And From Fawn Nguyen comes the brilliant Visual patterns, note the menu; the Gallery includes blog posts from teachers and students who’ve used visual patterns in their classrooms.

Here’s the diagram, what’s the question?

…and for some lovely visualisations have a look at this post.

Stephen Von Worley

# Algebra – expand three brackets

Following a recent test for Year 10 (UK age 14-15) I wanted to use colour to show clearly a way to make sure all terms have been included when three brackets have to be expanded (new to the UK GCSE qualification). (Colour can be so useful in Mathematics – something I have written on before).

I have created this example using Excel. This is just a simple example with positive coefficients only; I wanted to start by being clear on making sure that all combinations are included. There are various FOIL and quick methods available if you search but my own preference is a more systematic approach. An advantage of using Excel is the ability to trace precedents (Formulas menu).

The numbers could be changed and of course any examples could be made up and checked on WolframAlpha.

I have also collated some Algebra resources (many topics) – examples and exercises on Mathematics for Students. Note the very clear workbooks from Plymouth University

Functions – Plymouth University

# Functions

A previous post on Functions features resources aimed at older students; I thought it would be useful to look at resources for teaching younger students.

For an excellent introduction the PhET Simulation, Function Builder provides a very visually appealing resource. Using the pattern option even very young students could explore important concepts. This is very intuitive to use, the slides in the following slideshow demonstrate examples of its use. Note that teachers can register with PhET and gain access to supporting documentation.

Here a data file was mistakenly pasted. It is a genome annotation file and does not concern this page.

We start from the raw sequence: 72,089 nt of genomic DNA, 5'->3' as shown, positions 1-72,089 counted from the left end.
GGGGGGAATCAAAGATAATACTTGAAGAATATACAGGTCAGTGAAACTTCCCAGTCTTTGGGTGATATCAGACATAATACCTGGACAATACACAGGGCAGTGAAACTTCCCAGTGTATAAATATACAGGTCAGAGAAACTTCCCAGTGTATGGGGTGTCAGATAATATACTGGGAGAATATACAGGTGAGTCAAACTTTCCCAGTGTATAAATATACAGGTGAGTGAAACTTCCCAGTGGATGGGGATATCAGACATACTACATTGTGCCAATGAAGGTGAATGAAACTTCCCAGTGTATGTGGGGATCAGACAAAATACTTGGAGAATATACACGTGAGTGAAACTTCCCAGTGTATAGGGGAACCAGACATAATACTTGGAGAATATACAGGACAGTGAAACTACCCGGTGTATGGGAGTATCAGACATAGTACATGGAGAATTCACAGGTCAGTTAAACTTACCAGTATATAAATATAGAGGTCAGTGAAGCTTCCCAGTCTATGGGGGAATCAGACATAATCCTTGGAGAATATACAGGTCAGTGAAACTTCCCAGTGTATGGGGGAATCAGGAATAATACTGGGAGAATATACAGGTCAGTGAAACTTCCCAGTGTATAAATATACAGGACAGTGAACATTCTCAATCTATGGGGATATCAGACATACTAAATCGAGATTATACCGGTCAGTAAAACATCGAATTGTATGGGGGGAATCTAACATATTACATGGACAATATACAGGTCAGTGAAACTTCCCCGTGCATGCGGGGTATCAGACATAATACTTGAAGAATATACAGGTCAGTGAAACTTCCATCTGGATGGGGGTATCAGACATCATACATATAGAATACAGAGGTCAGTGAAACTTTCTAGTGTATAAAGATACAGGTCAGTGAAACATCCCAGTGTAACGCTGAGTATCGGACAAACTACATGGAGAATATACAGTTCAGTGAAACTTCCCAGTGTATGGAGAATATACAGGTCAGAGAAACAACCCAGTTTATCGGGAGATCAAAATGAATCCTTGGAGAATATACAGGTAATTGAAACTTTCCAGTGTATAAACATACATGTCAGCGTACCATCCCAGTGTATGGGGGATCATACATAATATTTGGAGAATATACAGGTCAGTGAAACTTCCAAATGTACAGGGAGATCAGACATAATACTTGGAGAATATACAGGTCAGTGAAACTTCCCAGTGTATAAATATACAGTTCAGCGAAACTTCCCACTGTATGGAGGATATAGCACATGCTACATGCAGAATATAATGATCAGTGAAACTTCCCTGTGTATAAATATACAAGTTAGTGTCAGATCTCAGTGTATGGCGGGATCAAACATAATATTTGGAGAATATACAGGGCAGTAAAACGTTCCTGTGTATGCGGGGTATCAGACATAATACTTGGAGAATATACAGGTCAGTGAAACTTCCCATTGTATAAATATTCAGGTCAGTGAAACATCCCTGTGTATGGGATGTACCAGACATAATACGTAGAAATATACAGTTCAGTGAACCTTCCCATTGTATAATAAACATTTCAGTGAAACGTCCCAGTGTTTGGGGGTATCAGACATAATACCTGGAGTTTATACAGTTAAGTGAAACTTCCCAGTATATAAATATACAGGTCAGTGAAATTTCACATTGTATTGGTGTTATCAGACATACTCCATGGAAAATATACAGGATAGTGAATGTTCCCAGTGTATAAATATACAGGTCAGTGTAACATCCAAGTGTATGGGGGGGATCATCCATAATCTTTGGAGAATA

Desmos can be used very simply to illustrate function notation and note the use of Desmos as a calculator to evaluate the value of a function for a given input.

Functions – Desmos. Select image for graph page

As always CIMT is worth a search; we find:

CIMT Interactive Materials – Functions

In the interactive materials for year 7: Unit 16 Section 2: Function Machines and there is also a section in the associated text (16.2). All CIMT resources are free to access, a small number of documents such as text answers are password protected, you can obtain the CIMT password. These exercises could be used as an introduction and students also shown function notation. They could write the functions described by the function machines using f(x) notation.

On Transum, try this online exercise on function notation, inverse functions and composite functions.

Transum – Functions

On Maths Genie, under Grade 7, we have Inverse and Composite Functions. You will find some revision examples and also exam questions with solutions.

Maths Genie – Inverse and Composite Functions

From Don Steward, try these lovely questions on Compound Functions.

TES Resources – Functions

On TES, this Crossnumber from cbarthur is an ideal resource for becoming familiar with function notation. Also on TES from Owen134866 we have a set PowerPoint resources including an introduction to f(x) notation for GCSE students.

AQA Bridging the Gap

The AQA Bridging the Gap resources includes a resource on introducing function notation; these resources are ideal for students who have completed the previous KS3 programmes of study but will be studying the new GCSE courses.

OCR GCSE 9-1 Check in tests

From OCR, it strikes me that the Check in tests will be very useful in KS3, consider the language of functions for example, the first questions could be used for students as young as Year 7 (age 11-12).

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On Exam Solutions you will find an introduction to f(x) notation.

# GCSE New Content – Iterative Methods for Numerical Solution of Equations